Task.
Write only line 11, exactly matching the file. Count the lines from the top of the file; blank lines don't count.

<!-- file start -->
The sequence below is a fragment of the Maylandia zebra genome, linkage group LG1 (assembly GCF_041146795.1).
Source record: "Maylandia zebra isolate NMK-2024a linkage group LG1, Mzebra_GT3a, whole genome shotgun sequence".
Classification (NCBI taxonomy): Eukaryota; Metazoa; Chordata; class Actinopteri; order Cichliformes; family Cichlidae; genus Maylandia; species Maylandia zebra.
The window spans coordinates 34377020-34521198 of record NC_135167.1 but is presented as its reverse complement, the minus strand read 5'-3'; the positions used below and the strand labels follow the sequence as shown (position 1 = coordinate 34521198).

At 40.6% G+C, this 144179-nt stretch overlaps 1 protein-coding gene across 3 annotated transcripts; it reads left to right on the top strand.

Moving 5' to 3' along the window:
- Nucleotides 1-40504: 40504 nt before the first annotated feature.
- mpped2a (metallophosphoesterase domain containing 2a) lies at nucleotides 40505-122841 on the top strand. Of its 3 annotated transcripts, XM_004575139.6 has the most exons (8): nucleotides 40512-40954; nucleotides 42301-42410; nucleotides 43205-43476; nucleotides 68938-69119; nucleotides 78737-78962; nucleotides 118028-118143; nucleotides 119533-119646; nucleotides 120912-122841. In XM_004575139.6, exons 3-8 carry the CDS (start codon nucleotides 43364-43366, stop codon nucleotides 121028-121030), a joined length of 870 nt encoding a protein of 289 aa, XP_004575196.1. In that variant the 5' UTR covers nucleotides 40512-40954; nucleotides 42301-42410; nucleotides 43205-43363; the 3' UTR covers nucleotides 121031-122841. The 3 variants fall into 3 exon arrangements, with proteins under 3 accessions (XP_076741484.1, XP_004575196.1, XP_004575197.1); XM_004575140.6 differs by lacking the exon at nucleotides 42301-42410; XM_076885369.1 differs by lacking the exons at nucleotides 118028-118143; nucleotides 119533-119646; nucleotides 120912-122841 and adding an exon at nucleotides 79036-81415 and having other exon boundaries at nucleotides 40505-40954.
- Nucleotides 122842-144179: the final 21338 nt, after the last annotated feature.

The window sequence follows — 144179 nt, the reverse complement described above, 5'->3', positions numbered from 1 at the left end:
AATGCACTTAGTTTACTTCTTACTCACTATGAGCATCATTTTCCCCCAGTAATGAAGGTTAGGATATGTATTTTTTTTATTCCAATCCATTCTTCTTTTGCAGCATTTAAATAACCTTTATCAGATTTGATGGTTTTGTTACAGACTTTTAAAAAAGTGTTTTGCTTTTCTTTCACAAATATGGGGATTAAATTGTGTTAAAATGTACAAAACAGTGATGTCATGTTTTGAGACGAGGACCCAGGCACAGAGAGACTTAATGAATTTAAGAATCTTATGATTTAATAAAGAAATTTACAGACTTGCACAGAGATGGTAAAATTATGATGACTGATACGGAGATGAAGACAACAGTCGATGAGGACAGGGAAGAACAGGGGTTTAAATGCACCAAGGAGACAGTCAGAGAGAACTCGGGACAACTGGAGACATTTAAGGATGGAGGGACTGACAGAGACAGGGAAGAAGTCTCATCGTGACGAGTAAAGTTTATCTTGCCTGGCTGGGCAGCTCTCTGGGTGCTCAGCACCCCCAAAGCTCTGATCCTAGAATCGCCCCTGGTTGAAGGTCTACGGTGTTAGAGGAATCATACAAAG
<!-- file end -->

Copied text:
AATGCACTTAGTTTACTTCTTACTCACTATGAGCATCATTTTCCCCCAGTAATGAAGGTTAGGATATGTATTTTTTTTATTCCAATCCATTCTTCTTTTGCAGCATTTAAATAACCTTTATCAGATTTGATGGTTTTGTTACAGACTTTTAAAAAAGTGTTTTGCTTTTCTTTCACAAATATGGGGATTAAATTGTGTTAAAATGTACAAAACAGTGATGTCATGTTTTGAGACGAGGACCCAGGCACAGAGAGACTTAATGAATTTAAGAATCTTATGATTTAATAAAGAAATTTACAGACTTGCACAGAGATGGTAAAATTATGATGACTGATACGGAGATGAAGACAACAGTCGATGAGGACAGGGAAGAACAGGGGTTTAAATGCACCAAGGAGACAGTCAGAGAGAACTCGGGACAACTGGAGACATTTAAGGATGGAGGGACTGACAGAGACAGGGAAGAAGTCTCATCGTGACGAGTAAAGTTTATCTTGCCTGGCTGGGCAGCTCTCTGGGTGCTCAGCACCCCCAAAGCTCTGATCCTAGAATCGCCCCTGGTTGAAGGTCTACGGTGTTAGAGGAATCATACAAAG